18 17


2007 and April 2008” by “between 28 percent and 47 percent of the increase in the price of corn.”19 This “growing use of corn for ethanol accounted for about 10 percent to 15 percent of the increase in” the general food prices paid by U.S. consumers over that period.20 The CBO notes that consumer price increases due to ethanol will naturally be even larger overseas than in the U.S.; the “impact of higher prices for food will probably be greater in other countries than in the United States because the percentage of households’ income that is spent on food in those other nations is larger and the value of commodities makes up a bigger share of the cost of food,” especially in poor countries like India.21 Similarly, according to a study by Purdue University economists, “U.S. ethanol policy was responsible for roughly 1/4 of the large corn price increases experienced in 2008 and has continued to have a significant impact since. A 2009 discussion paper by the Federal Reserve Board also attributed more than 22 percentage points of the 2006-08 corn price increases to US biofuels expansion.”22 A 2012 study by the New England Complex Systems Institute estimated that 27% of the price increases in 2004-2011 were the result of “U.S. ethanol expansion.”23 Another 2012 study estimated that U.S. ethanol expansion cost Mexico alone about $1.5 billion in higher corn prices.24 EPA has suggested that the effect of the U.S. biofuel mandate on world food prices is “relatively modest.”25 But even if this were true, it would not change the fact that has increased world hunger and poverty, since even seemingly modest price increases can have deadly consequences for people in developing countries, who may

Congressional Budget Office, The Impact of Ethanol Use on Food Prices and Greenhouse Gas Emissions at pp. 6-7 (April 2009), available at


Id. Id. at 10.


ActionAid, Fueling the Food Crisis: The Cost to Developing Countries of US Corn Ethanol Expansion (Oct. 2012) at pg. 9 (, citing, e.g., Philip Abbot, et al., What’s Driving Food Prices in 2011? Issue Report (Farm Foundation); Scott Baier, et al., Biofuel Impact on Crop and Food Prices: Using an Interactive Spreadsheet. International Finance Discussion Papers, Board of Governors of the Federal Reserve System (2009). Fueling the Food Crisis at pg. 10, citing M. Lagi, et al., Impact of Ethanol Conversion and Speculation on Mexico Corn Imports (Apr. 30, 2012), Timothy A. Wise, The Cost to Mexico of U.S. Corn Ethanol Expansion, at 1 (Tufts Univ., May 2012) ( Regulation of Fuels and Fuel Additives: Renewable Fuel Standard Program, 72 Fed. Reg.23900, 23907 (May 1, 2007) (final rule).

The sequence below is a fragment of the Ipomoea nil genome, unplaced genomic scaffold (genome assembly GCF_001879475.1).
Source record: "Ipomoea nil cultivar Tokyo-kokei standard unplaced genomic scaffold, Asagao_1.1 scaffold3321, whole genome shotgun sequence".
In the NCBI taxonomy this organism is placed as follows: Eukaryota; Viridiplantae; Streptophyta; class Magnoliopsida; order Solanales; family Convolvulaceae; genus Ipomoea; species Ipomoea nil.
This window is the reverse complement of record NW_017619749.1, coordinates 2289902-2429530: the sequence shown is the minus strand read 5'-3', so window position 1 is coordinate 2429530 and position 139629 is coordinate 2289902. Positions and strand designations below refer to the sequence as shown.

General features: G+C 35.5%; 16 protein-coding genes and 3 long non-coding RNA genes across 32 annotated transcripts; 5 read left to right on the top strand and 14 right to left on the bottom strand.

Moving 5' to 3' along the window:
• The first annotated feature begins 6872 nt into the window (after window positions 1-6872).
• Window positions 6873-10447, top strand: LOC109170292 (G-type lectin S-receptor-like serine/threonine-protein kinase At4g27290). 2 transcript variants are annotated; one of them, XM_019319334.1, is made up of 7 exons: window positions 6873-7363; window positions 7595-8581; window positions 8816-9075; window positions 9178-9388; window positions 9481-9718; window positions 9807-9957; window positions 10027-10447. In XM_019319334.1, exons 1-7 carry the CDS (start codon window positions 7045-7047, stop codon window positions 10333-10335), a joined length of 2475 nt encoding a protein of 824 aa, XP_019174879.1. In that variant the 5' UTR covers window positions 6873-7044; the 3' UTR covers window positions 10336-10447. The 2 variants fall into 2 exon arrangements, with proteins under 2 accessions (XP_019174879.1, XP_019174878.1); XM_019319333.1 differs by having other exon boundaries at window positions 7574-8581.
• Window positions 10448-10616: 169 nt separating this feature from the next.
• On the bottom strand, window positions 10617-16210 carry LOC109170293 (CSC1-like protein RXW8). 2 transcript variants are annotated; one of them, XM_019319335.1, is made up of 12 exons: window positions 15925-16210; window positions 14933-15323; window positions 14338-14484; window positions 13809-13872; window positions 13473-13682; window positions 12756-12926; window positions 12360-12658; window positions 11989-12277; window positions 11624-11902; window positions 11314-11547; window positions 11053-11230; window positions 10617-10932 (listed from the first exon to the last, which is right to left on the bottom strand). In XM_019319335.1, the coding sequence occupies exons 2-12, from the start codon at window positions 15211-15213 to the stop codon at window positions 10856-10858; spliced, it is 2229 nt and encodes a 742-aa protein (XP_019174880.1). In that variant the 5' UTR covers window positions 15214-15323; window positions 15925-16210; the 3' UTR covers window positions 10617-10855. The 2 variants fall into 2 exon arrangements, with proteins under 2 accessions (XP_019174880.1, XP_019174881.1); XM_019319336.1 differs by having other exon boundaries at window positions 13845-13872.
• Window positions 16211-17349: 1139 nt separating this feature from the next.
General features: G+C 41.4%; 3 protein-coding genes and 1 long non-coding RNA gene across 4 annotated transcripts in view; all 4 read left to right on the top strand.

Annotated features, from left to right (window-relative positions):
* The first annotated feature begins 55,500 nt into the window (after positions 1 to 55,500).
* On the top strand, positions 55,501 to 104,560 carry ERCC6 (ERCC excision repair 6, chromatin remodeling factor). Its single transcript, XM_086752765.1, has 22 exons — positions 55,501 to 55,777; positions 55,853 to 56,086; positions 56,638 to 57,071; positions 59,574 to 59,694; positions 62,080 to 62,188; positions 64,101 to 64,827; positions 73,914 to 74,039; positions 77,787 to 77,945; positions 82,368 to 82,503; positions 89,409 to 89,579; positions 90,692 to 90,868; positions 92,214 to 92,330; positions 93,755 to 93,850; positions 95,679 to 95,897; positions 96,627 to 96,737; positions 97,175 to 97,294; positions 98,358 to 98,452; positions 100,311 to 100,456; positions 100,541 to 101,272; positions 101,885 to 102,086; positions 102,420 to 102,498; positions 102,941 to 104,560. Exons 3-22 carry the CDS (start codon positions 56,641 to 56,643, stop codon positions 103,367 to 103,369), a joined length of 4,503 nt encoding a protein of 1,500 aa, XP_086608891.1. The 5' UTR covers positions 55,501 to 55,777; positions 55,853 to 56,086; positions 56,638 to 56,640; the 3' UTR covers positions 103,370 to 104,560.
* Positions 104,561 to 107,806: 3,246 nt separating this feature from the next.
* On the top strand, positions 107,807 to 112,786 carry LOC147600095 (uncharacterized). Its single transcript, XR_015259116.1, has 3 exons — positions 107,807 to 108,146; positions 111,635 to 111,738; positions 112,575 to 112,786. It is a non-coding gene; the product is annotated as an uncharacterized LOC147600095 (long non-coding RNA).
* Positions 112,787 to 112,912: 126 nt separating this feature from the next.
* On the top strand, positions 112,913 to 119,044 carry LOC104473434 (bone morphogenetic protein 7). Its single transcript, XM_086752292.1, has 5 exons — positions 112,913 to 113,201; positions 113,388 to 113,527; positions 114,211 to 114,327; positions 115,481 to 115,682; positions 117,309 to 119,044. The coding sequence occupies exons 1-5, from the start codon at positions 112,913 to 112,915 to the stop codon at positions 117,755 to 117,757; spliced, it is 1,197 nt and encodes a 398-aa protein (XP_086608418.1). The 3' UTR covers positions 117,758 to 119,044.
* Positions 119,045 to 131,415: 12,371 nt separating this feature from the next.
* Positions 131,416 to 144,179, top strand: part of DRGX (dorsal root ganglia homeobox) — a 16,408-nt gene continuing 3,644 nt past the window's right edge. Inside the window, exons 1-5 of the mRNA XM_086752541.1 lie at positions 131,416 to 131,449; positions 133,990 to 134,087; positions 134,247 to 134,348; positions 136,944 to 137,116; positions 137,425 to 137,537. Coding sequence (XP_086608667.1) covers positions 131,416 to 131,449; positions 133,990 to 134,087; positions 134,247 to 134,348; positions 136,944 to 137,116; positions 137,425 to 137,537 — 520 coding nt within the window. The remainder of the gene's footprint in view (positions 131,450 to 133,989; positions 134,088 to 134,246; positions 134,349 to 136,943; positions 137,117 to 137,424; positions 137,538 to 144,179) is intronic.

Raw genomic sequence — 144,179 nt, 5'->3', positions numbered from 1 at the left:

25 24 23



need to spend up to 80 percent of their income on food to survive, even before price increases.26 A 2012 study on the impact of the U.S. mandate on India observed that “U.S. energy policy that mandates the production of fuel from food may lead to a sharp increase in world poverty.”27 It concluded that “even with modest prices increases (1012%) for most food crops, the U.S. biofuel policy may create about 42 million new poor in India alone.”28 IV. Conclusion For the above reasons, as well as the reasons given in our original request, EPA should grant our request for correction regarding EPA’s information on the impacts of biofuel mandates on global hunger and mortality. Respectfully submitted,

Hans Bader, Senior Attorney Sam Kazman, General Counsel Competitive Enterprise Institute 1899 L St. NW, 12th floor Washington DC 20036 202-331-2278 Kristin Sundell, Senior Policy Analyst ActionAid USA 1420 K Street, NW Suite 900 Washington, DC 20005 202-835-1240

Biofuels a Factor as Global Food Riots Spread to Haiti, African Energy New Review, April 14, 2008. ( (60-80% of income). See Ujjayant N. Chakravorty, Food for Fuel: The Effect of U.S. Energy Policy on Indian Poverty, at 1 (January 2012) (
28 27


See id. at 3 (also noting that with “bigger” price increases that plausibly “could happen,” a much larger figure of “88 million people become poor.”)